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A rock becomes a bear, and a bear becomes a rock

Black bear, AlaskaLinda Lieberman is a U.S. National Park Service ranger with years of experience interpreting nature for National Park visitors. This Summer, we met her in Glacier Bay National Park, Alaska, and she led us on a glacier cruise where we saw lots of wildlife, including a grizzly bear and her cubs, foraging on the rocky beaches for mussels and other delicacies.

Linda told us that she’s learned from park visitors over the years that the rock you are staring at can become a bear, and perhaps just as often, the bear you’ve spotted becomes a rock.

Humans are superbly evolved for pattern recognition, but we mix into that skill a tendency to see what we expect to see, and sometimes what we want to see. When my family and I are park tourists, we want to see bears—we have years of experience with rocks becoming bears and bears becoming rocks.
Jerome Groopman is a physician and writer who has made a study of how doctors make diagnoses and decisions, exploring his own clinical experience and the luterature of heuristics. Heuristics is a complicated word for how we figure things out, including the patterns and "rules of thumb" we use.
In his book How Doctors Think (2007) Groopman examined our pattern mis-recognition tendencies in the context of doctors making diagnoses. In their frenetic world, they have to make quick diagnoses, and they often get it wrong.
Here are the main ways Groopman says doctors get it wrong. I’ve paralleled what Groopman observes with the parallel errors we can make in exploring the future:

Representativeness—Letting what is most typically true influence what you see and don’t see, e.g. the symptoms commonly associated with a problem will always be there

In futures:

  • Assuming a different culture, group, organization, or person will do what we would in the same circumstances
  • Missing discontinuities-clues to potential sudden shifts and breaks in patterns hidden from us by what seem like the much clearer evidence of familiar patterns
  • Assuming a change you’ve observed is representative of what’s going on, because it’s part of your life or experience, e.g. “everybody is composting household food waste”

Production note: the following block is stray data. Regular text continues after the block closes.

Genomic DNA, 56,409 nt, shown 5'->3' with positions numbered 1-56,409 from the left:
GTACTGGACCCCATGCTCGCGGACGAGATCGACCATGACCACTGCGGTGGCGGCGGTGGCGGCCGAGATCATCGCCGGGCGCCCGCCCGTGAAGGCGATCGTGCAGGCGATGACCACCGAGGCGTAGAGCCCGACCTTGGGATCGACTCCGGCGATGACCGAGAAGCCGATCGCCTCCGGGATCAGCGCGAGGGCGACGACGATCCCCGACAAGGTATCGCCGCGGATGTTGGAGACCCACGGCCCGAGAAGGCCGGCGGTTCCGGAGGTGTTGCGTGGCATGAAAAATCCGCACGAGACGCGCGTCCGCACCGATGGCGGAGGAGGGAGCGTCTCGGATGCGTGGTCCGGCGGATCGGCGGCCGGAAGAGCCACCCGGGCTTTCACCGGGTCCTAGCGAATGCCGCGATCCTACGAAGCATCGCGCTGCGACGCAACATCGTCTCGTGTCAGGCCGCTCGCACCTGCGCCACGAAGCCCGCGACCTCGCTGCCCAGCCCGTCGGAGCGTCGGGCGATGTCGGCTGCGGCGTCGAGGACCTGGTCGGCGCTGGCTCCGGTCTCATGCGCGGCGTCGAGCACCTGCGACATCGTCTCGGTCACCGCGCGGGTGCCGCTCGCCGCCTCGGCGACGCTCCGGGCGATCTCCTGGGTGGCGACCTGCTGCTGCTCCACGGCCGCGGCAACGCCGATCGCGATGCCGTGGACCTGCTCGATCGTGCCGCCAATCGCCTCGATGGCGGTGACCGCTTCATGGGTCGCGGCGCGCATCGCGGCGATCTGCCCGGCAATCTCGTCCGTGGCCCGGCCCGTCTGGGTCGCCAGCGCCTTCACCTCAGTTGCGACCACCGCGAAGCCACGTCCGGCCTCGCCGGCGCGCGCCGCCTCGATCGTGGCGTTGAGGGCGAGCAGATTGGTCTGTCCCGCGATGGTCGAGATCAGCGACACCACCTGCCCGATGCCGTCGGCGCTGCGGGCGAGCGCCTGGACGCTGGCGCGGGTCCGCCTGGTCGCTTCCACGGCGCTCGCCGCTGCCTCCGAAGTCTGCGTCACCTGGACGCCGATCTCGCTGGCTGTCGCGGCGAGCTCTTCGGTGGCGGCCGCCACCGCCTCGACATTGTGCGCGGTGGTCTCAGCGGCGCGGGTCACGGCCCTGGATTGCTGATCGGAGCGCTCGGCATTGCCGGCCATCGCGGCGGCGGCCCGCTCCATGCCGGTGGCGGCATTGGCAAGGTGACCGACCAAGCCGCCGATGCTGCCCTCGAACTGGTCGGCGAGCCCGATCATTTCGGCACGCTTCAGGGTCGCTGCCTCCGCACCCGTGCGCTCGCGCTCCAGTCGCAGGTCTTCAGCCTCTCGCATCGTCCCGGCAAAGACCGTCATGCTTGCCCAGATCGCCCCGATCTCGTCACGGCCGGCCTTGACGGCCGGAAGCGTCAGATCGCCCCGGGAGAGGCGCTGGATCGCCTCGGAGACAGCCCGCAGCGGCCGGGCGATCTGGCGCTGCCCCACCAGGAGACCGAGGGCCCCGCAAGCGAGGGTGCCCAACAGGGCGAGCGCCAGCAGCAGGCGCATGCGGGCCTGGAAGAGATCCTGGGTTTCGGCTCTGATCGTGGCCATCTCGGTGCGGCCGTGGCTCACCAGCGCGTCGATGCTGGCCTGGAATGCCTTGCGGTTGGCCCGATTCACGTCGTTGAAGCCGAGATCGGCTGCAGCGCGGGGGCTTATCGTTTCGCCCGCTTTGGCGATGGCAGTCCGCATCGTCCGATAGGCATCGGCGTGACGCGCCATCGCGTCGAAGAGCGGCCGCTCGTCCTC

Availability—Being influenced by the patients recently seen, e.g. the last five cases had the flu, so this one must also

In futures:

  • Assuming that history repeats itself
  • Using a narrow worldview to interpret the unknown—“people won’t like that”
  • “We tried that already”—something I think is similar to this idea didn’t work before, so it won’t work this time
  • Straight line trend extrapolation—the trend will continue because of the past record, with do sharp breaks, changes of directions, and so on

Affective error—Making decisions based on what the doctor wishes is true, affected often by an emotional sense, e.g. the patient reminds me of me, the patient is a young healthy guy, and can’t be all that si 

In futures:

  • The thing I know and care about (change in my lifestyle, e.g.) is typical and represents the bigger picture future
  • Wishful thinking, everything will work out ok
  • Our product/technology is the future—because we love it, it must be the best fit for the situation and the best choice for the future
Jerome Groopman's How Doctors Think
Doctors, at least in the U.S. clinical settings, and more legitimately on the field of battle and emergency rooms anywhere, have to make decisions very, very quickly. People engaged in foresight have, and ought to take, the luxury of time to really think about things, catch themselves in these thinking errors, and, if possible, get closer to the truth. I wrote about our speed of decisionmaking in a closely parallel post, Don’t blink.
In exploring the future, we’re prone to each of these sources of error. Perhaps no one’s life is immediately at stake, but the cost of error can still be high, especially in missed opportunities, and in mis-timing an action that counts on a change in the marketplace.
We need to keep reminding ourselves of our human capacity for misinterpreting what we’re seeing, assuming continuity, finding what we’re looking for, and, especially, for wishful thinking.
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{ 2 comments… add one }
  • Adam Gordon September 9, 2008, 5:11 am

    Yes indeed. Once again a bull’s-eye, thanks. Methinks foresight work has lots more work to do in this area (or bringing in work done in other fields). So far futures thinkers have mostly left it at the nebulous level of “paradigm” or “assumptions.” But in fact the entire spread of perceptual-framing factors (biases) are relevant in getting to better futures thinking. I address a list of these in “Future Savvy,” [Amacom Press, 2008] in the context of how to assess and evaluate forecasts. See http://www.futuresavvy.net Btw, the Jerome Groopman (and others?) struggles with medical perception/diagnosis has been a regular theme in The New Yorker – at least that’s where I’ve been following it. -Adam

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